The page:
The top letters are constructed from solid plywood and paper rollercoated with PVA - designed to last; the bottom letters are constructed from open double-corrugated cardboard - and thus designed to degrade much more quickly. All the elements are stuck to the wall with silicone.
We have had particularly stormy and wet weather in Melbourne in the last couple of weeks and the signs of deterioration in the lower letters have already begun:
I look forward to the piece literally spelling out its simple message of ephemerality. Weather climatic or human factors degrade or alter this piece, it will be interesting - and within the scope of its original intention.
As an artist who has played with ideas around ephemerality and street art, as in my Little Diver ReSurfaced piece which has twice restored Banksy’s 2003 Little Diver stencil in Central Melbourne with a pasting (see story: http://www.flickr.com/photos/phoenixthestreetartist/sets/72157625212910000/ ), I am fascinated with the rigidity of the position many street artists and street art commentators take towards the natural longevity of public street art.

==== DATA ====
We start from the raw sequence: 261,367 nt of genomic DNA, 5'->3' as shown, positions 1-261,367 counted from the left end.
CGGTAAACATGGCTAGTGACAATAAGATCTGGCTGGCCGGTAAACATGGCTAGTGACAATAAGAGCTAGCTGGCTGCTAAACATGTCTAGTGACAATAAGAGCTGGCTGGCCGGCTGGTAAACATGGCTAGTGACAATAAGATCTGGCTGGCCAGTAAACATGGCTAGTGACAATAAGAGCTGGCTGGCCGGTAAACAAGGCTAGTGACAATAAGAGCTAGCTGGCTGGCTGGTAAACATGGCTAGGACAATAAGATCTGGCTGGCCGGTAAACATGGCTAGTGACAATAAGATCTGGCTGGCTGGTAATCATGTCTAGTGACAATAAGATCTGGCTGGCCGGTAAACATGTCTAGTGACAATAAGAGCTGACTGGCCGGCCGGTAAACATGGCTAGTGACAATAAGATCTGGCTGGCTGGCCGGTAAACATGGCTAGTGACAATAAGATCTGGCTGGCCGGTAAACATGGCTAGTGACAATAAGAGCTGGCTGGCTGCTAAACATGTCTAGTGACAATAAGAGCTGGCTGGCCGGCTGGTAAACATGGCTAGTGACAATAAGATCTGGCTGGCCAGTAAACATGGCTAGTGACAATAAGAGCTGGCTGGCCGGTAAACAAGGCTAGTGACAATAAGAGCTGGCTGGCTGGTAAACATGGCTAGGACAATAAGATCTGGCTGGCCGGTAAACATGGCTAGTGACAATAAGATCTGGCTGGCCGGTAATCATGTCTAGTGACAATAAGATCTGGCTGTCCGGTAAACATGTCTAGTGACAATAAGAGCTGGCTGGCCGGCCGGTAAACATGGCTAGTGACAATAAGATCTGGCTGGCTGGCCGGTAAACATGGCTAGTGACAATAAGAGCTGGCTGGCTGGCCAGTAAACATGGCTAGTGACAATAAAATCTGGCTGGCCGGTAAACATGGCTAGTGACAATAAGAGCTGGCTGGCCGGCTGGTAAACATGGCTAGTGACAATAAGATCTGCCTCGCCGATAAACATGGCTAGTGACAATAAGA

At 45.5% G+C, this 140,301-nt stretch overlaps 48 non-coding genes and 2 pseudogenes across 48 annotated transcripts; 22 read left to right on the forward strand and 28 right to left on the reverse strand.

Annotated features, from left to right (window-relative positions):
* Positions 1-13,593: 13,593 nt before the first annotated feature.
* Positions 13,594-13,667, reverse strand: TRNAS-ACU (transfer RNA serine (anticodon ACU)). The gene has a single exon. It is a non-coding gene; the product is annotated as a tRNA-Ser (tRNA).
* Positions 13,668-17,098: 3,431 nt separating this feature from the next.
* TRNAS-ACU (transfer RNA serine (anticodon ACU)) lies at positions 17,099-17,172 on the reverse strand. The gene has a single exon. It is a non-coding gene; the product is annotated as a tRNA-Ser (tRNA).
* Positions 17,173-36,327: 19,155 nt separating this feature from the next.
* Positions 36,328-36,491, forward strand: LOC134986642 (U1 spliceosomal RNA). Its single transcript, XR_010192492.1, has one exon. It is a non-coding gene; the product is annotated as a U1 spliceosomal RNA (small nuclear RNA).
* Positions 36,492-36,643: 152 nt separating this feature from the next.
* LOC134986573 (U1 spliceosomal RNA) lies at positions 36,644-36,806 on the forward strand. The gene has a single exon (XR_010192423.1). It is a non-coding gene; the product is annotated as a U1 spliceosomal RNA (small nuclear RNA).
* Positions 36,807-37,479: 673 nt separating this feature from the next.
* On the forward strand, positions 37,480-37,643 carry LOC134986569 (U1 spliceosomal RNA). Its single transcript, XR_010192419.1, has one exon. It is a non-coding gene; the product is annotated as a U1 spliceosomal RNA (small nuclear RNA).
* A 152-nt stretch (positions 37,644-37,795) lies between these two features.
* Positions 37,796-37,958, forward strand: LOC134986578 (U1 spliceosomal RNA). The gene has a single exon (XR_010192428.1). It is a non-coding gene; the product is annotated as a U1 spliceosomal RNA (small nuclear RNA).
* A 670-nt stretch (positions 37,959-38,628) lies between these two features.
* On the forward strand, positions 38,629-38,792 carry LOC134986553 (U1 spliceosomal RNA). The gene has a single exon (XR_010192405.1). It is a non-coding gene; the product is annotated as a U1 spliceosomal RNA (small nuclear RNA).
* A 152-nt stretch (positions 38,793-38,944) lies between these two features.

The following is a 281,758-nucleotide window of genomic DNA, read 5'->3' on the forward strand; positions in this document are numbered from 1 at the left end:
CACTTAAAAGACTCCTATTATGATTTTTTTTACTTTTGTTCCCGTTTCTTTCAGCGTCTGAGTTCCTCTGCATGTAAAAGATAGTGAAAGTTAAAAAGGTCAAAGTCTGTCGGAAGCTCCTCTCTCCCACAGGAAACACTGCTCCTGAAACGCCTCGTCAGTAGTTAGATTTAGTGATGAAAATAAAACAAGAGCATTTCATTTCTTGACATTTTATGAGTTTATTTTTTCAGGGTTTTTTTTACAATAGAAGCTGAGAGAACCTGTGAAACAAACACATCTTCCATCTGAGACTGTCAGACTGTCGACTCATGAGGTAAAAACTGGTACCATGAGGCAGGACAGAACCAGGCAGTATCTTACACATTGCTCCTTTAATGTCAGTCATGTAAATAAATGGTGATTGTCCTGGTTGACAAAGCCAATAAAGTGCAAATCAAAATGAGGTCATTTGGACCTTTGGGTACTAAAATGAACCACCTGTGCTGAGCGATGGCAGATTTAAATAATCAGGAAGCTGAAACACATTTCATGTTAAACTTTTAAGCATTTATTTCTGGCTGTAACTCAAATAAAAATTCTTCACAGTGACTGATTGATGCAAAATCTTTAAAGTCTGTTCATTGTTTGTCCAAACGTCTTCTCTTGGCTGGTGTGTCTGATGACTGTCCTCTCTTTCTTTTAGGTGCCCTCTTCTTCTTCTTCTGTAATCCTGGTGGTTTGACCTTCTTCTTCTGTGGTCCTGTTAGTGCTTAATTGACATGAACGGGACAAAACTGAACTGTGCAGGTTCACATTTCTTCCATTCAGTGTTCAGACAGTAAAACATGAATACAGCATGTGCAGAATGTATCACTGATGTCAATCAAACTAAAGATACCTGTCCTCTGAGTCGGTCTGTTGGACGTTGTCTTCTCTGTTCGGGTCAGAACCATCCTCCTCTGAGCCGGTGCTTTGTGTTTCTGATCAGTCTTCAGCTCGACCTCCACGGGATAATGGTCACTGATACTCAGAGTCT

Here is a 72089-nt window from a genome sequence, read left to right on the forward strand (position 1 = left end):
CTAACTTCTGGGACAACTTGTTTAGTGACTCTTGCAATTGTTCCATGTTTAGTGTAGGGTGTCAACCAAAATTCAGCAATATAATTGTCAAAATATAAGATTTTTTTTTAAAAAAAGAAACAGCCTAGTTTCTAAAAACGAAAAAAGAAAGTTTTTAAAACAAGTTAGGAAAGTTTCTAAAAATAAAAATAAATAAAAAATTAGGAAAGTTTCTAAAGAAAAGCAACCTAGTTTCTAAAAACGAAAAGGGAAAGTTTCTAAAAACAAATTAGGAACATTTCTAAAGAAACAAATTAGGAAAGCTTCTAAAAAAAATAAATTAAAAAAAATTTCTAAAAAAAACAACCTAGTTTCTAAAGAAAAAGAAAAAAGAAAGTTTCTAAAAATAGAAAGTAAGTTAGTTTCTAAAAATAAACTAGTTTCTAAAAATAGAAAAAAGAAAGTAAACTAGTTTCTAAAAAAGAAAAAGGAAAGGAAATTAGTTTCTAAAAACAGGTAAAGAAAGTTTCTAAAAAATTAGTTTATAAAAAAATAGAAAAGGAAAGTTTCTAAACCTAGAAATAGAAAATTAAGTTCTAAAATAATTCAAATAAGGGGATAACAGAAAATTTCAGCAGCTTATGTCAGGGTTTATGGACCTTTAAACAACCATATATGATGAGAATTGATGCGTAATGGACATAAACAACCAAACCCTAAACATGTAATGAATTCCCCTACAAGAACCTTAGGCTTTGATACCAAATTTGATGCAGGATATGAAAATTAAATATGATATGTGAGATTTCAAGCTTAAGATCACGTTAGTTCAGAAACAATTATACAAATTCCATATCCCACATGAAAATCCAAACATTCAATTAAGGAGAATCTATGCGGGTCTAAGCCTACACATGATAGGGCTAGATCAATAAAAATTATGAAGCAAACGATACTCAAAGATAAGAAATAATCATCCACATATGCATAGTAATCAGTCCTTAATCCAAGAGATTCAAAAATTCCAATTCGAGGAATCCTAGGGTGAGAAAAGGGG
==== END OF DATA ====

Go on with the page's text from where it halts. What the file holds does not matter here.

I understand that an ephemeral presence is a typical situation of much street art - but it seems that some practitioners and commentators view that this therefore defines street art; others, like those who submerged the Little Diver beneath the curtain of silver paint - or who subsequently attacked my restorative pasting - feel a need to somehow enforce ephemerality upon specific works. On the other hand, I have heard many of my fellow street artists express a joy at their works surviving anniversary milestones on the wall.
My approach to virtually everything is to view the potential - and ever-fascinating - dialectic between polar positions. Street art is often ephemeral - and yet it is sometimes far more eternal; it changes - it stays the same. That it may be installed with the intention that it maintains its presence in the public space is just as valid an intention as that intention which says: “It’s not meant to last; it’s meant to be ephemeral.”
I can only say: ‘Why should it be so?’